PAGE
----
Tag Archives: Painted Lady Butterfly

KIM SMITH POLLINATOR GARDEN PROGRAM FREE AND OPEN TO THE PUBLIC THURSDAY EVENING

Please join me Thursday evening, August 10th, at 7:00pm, at the Peabody Institute Library, South Branch. I will be giving my talk about how to create a garden to benefit a host of pollinators and screening several short films. I hope to see you there! 

The day we planted blueberries, is the day the Catbirds moved in. Many species of songbirds are pollinators, too!

Painted Lady nectaring at wildflower Joe-pye, Good Harbor Beach

 

Kim Smith Event for Essex County Greenbelt, Thursday March 5th: Planting An Essex County Pollinator Garden

 Catbird eating Pagoda dogwwod fruits ©Kim Smith 2014.Catbird Eating Dogwood Fruits

Please join me at the Essex County Greenbelt’s Cox Reservation headquarters on Thursday, March 5th, from 6:30 to 8:30. I will be presenting my pollinator garden program. The program is free. RSVP to alice@ecga.org.

I look forward to seeing you! 

American Lady Butterfly New York Ironweed ©Kim Smith 2014 Painted Lady Butterfly and New York Ironweed, Gloucester HarborWalk Butterfly Garden

From the ECGA website:

Our second session to our pollinator film/lecture series will feature local designer, writer, filmmaker and gardening expert Kim Smith. Kim specializes in creating pollinator gardens, as well as filming the butterflies that her plants attract. She will present a 90-minute slide show and lecture about how to create a welcoming haven for bees, birds, butterflies, and other wildlife. Native plants and examples of organic and architectural features will be discussed based on their value to particular vertebrates and invertebrates. Kim will also discuss specific ways to be sure your gardening practices are not harming pollinators. There will be time for questions from the audience about particular problems and quandaries they may have with pollinators and their gardens.

To learn more about Kim Smith’s work, visit her website here. This lecture will take place at our headquarters on the Cox Reservation in Essex, from 6:30 to 8:30 pm. Light refreshments will be served. Please RSVP to alice@ecga.org.

monarch-butterfly-c2a9kim-smith-2012-1Monarch Butterfly Nectaring at New England Asters

Harbor Walk Butterfly Garden ©Kim Smith 2012Gloucester HarborWalk Butterfly Garden

Three Fragrant Beauties

Painted Lady Butterfly Nanho Purple Butterfly Bush © Kim Smith 2013

Last night I gave a talk on Fragrant Gardening at a sportmen’s club in Plymouth. In looking through images to update my presentation, I found two photos that had previously been overlooked. The first photo is of a Painted Lady nectaring at the sweetly scented butterfly bush ‘Nanho Purple,’ which blooms continuously throughout the summer. You can see she is a Painted Lady because of the four concentric circles, or “eyespots,” on the underside of her hindwing.

Monarch Butterfly Alma Potchke New England aster ©Kim Smith 2013

The second photo is of a Monarch nectaring at New England Aster ‘Alma Potchke,’ taken at a friend’s garden on Eastern Point. Our native New England asters have a wonderful spicy sweet earthy fragrance and are one the most potently fragrant asters found. New England asters bloom typically from late August through September.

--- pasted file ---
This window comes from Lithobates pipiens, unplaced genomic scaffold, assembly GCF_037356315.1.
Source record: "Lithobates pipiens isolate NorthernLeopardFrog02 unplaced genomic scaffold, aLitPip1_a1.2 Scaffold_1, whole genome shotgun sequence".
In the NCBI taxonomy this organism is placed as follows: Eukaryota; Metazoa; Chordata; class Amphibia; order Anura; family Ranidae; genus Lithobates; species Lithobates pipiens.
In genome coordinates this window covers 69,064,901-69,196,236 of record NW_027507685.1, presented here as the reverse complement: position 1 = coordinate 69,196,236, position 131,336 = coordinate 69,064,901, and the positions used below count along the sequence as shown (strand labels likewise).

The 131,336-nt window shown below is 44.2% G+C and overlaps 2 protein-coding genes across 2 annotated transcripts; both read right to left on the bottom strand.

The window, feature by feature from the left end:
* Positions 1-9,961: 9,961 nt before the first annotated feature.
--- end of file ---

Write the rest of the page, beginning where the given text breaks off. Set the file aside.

American Lady Butterfly Korean Daisy gKim Smith 2013

The third photo I’ve posted before and it is of an American Lady nectaring at Korean Daisies. You can tell she is an American Lady by her two comparatively larger eyespots. Unlike hybridized chrysanthemums, which are usually bred for color, Korean Daisies are the straight species and are fabulously fragrant. Their period of florescence is from September through October, oftentimes into early November; only a hard frost stops their bloom power.

With just these three beauties, one could have a staggered and continuously fragrant garden in bloom from July through November–and create Mecca for butterflies on the wing.

Painted Lady or American Lady?

In response to my friend Marty’s question ~

American Lady (Vanessa virginiensis) ~ Note the two large eyespots on the underside of the hindwing, close to the outer margin.

Marty your photo is that of the Painted Lady. Typically in our region we would most often see the American Lady however, this is an irruptive year for the Painted Lady. There has been a population explosion of Painted Ladies reported throughout New England and beyond, which is especially unusual and interesting because this past spring (2012) was also an irruptive year for the closely related Red Admiral (Vanessa atalanta).

The easiest way to tell the difference: Painted Ladies have four large spots on the underside of their hindwings, close to the outer margins, which you can easily see in your lovely photo. American Ladies have two “eyespots” on each hindwing, and the spots are considerably larger.

Painted Lady  (Vanessa cardui) ~ Note the four prominent spots on the hindwing.

I am calling the summer of 2012 the “summer of ten thousand butterflies.” Just incredible! I would have answered this is in the comment section, but I don’t know if it is possible to add a photo and will post more in a future post about the two species but am in the middle of making dinner. Did you take this shot with your new camera?

Painted Lady Butterfly

Painted Lady–never a more aptly named butterfly! Although ubiquitous, the sheer number of Painted Ladies found in gardens this summer is simply astonishing.

Painted Lady (Dorsal)

This morning in our postage-stamp-of-a-lot, there were quite possibly over one hundred newly emerged Painted Ladies nectaring from the Joe-pye, Baby Joe, zinnias, butterfly bushes, phlox, and Rudbeckia.